As we learned last time, the three alleged unique risks of fossil fuels are:
- catastrophic resource depletion
- catastrophic pollution
- catastrophic climate change
In this column I want to briefly elaborate on each of those potential risks.
The catastrophic resource depletion argument
This argument claims that because fossil fuels are nonrenewable, because they don’t replenish automatically in the way that the sun or the wind do, we will inevitably deplete them and that will cause a disaster because we depend on them.
You can think of what I just said as the three Ds. We depend on them, deplete them, causing a disaster.
The catastrophic pollution argument
This argument claims that, because producing and using fossil fuels involve emissions and other wastes such as coal dust from coal mining or fluid from fracking, over time our air and water will continuously get dirtier and deadlier.
The catastrophic climate change argument
This argument claims that CO2 and other greenhouse gases are creating a progressively unlivable climate. While this argument often goes by “climate change,” I think that’s way too vague and it also assumes that CO2 has a certain effect without proving it. Instead, I like to start by talking about the issue in terms of CO2 or “the CO2 issue.”
As we’ll see, it’s a clearer way of thinking about the issue to start with the fact that burning fossil fuels releases CO2 and then to investigate the claim that a side effect of this process is catastrophic climate change.
The basic claim here is that CO2 emissions have a warming influence and that if we have enough of those emissions from using fossil fuels, it will lead to catastrophic climate change. We’ll go in-depth into the mechanics of the warming influence of CO2 but that’s the high-level idea.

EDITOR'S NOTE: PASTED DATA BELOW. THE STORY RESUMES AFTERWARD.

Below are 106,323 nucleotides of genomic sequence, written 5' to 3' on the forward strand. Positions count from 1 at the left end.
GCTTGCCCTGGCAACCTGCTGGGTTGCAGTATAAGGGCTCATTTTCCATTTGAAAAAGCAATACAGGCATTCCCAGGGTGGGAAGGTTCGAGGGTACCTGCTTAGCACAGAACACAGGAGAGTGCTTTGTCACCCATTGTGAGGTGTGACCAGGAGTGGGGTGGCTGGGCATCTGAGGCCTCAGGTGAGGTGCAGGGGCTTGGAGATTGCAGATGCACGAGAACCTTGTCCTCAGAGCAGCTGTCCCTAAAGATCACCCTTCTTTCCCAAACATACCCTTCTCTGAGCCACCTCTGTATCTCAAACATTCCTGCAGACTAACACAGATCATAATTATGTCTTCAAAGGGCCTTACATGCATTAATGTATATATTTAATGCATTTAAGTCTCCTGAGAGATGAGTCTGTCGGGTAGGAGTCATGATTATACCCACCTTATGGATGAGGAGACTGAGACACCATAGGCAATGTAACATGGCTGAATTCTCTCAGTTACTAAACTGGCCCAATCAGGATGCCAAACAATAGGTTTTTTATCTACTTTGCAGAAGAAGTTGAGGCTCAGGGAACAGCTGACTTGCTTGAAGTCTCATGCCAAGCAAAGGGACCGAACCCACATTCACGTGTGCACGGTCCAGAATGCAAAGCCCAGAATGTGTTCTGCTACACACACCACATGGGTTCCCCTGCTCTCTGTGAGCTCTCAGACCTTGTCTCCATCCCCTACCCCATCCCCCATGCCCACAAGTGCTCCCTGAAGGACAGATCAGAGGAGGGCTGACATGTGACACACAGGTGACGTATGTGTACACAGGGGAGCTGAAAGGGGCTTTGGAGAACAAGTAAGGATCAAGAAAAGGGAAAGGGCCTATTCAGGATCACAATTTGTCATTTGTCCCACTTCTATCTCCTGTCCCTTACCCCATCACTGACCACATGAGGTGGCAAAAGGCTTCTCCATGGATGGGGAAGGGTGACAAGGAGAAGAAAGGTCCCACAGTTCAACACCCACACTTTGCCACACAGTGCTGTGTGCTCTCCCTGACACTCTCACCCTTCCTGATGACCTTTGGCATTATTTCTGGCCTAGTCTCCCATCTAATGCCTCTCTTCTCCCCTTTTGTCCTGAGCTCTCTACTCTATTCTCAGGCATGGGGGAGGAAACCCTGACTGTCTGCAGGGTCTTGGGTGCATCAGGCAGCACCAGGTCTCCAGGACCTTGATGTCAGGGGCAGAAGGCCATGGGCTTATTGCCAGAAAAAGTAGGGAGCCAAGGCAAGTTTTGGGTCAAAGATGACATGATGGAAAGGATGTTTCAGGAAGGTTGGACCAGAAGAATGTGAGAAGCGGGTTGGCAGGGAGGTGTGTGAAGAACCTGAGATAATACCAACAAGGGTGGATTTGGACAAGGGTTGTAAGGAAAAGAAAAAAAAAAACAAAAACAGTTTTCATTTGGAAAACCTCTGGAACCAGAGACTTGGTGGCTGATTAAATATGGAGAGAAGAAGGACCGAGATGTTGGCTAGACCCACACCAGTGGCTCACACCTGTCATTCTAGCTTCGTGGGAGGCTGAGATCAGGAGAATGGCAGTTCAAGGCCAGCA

The positive impact of energy
Those are the three potential unique risks of fossil fuels. Now, you might think that this covers everything, but there’s one more issue that we have to cover in order to assess the full context.
There’s an underlying assumption that when we talk about energy and environment that the impact of energy is either neutral or negative. A source of energy is either dirty or not dirty.
This is wrong in two ways.
One way is that every source of energy is dirty in the sense that everything has a byproduct in one form or another: in every energy process there is some degree of negative impact. A black-and-white view of “dirty versus clean energy” is counterproductive and leads to wrong decisions.
The other way the negative view of energy and our environment is wrong is that it only takes into account potential negative impacts of energy on our environment, including our climate. To understand the environmental impact of fossil fuels or any other form of energy, and to assess the risks, we need to learn about impacts that are almost never discussed: positive environmental impacts.